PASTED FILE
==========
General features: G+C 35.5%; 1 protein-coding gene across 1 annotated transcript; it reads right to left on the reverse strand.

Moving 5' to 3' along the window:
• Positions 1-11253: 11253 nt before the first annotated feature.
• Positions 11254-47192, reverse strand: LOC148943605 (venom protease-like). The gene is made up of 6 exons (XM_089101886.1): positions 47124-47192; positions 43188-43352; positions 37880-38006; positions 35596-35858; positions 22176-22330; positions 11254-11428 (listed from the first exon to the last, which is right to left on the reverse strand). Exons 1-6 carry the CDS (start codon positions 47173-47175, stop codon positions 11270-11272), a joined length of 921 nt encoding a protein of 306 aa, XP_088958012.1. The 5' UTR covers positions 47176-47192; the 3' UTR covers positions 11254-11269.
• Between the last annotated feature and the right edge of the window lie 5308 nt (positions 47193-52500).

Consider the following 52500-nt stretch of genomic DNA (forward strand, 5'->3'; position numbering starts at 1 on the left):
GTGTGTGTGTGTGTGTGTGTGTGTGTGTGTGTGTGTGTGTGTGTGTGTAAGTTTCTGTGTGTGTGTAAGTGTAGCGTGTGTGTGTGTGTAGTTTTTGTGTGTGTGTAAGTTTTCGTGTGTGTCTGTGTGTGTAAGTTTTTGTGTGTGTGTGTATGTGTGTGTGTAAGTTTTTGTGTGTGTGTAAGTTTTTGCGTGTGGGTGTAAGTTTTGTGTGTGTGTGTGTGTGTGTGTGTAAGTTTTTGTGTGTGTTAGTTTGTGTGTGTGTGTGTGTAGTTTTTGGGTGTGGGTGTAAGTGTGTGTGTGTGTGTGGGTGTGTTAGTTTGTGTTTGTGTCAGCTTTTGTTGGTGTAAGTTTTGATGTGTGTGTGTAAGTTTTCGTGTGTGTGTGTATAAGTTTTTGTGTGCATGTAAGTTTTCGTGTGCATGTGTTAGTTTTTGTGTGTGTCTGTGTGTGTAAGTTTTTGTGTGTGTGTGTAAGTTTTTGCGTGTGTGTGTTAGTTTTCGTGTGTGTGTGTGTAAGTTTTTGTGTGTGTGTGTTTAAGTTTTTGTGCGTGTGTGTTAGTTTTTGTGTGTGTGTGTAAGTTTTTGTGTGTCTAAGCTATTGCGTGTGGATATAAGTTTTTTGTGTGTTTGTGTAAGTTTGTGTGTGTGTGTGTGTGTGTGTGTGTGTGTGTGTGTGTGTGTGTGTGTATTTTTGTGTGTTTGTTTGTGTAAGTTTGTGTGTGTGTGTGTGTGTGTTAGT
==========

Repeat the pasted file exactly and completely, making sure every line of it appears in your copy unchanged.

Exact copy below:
General features: G+C 35.5%; 1 protein-coding gene across 1 annotated transcript; it reads right to left on the reverse strand.

Moving 5' to 3' along the window:
• Positions 1-11253: 11253 nt before the first annotated feature.
• Positions 11254-47192, reverse strand: LOC148943605 (venom protease-like). The gene is made up of 6 exons (XM_089101886.1): positions 47124-47192; positions 43188-43352; positions 37880-38006; positions 35596-35858; positions 22176-22330; positions 11254-11428 (listed from the first exon to the last, which is right to left on the reverse strand). Exons 1-6 carry the CDS (start codon positions 47173-47175, stop codon positions 11270-11272), a joined length of 921 nt encoding a protein of 306 aa, XP_088958012.1. The 5' UTR covers positions 47176-47192; the 3' UTR covers positions 11254-11269.
• Between the last annotated feature and the right edge of the window lie 5308 nt (positions 47193-52500).

Consider the following 52500-nt stretch of genomic DNA (forward strand, 5'->3'; position numbering starts at 1 on the left):
GTGTGTGTGTGTGTGTGTGTGTGTGTGTGTGTGTGTGTGTGTGTGTGTAAGTTTCTGTGTGTGTGTAAGTGTAGCGTGTGTGTGTGTGTAGTTTTTGTGTGTGTGTAAGTTTTCGTGTGTGTCTGTGTGTGTAAGTTTTTGTGTGTGTGTGTATGTGTGTGTGTAAGTTTTTGTGTGTGTGTAAGTTTTTGCGTGTGGGTGTAAGTTTTGTGTGTGTGTGTGTGTGTGTGTGTAAGTTTTTGTGTGTGTTAGTTTGTGTGTGTGTGTGTGTAGTTTTTGGGTGTGGGTGTAAGTGTGTGTGTGTGTGTGGGTGTGTTAGTTTGTGTTTGTGTCAGCTTTTGTTGGTGTAAGTTTTGATGTGTGTGTGTAAGTTTTCGTGTGTGTGTGTATAAGTTTTTGTGTGCATGTAAGTTTTCGTGTGCATGTGTTAGTTTTTGTGTGTGTCTGTGTGTGTAAGTTTTTGTGTGTGTGTGTAAGTTTTTGCGTGTGTGTGTTAGTTTTCGTGTGTGTGTGTGTAAGTTTTTGTGTGTGTGTGTTTAAGTTTTTGTGCGTGTGTGTTAGTTTTTGTGTGTGTGTGTAAGTTTTTGTGTGTCTAAGCTATTGCGTGTGGATATAAGTTTTTTGTGTGTTTGTGTAAGTTTGTGTGTGTGTGTGTGTGTGTGTGTGTGTGTGTGTGTGTGTGTGTGTGTATTTTTGTGTGTTTGTTTGTGTAAGTTTGTGTGTGTGTGTGTGTGTGTTAGT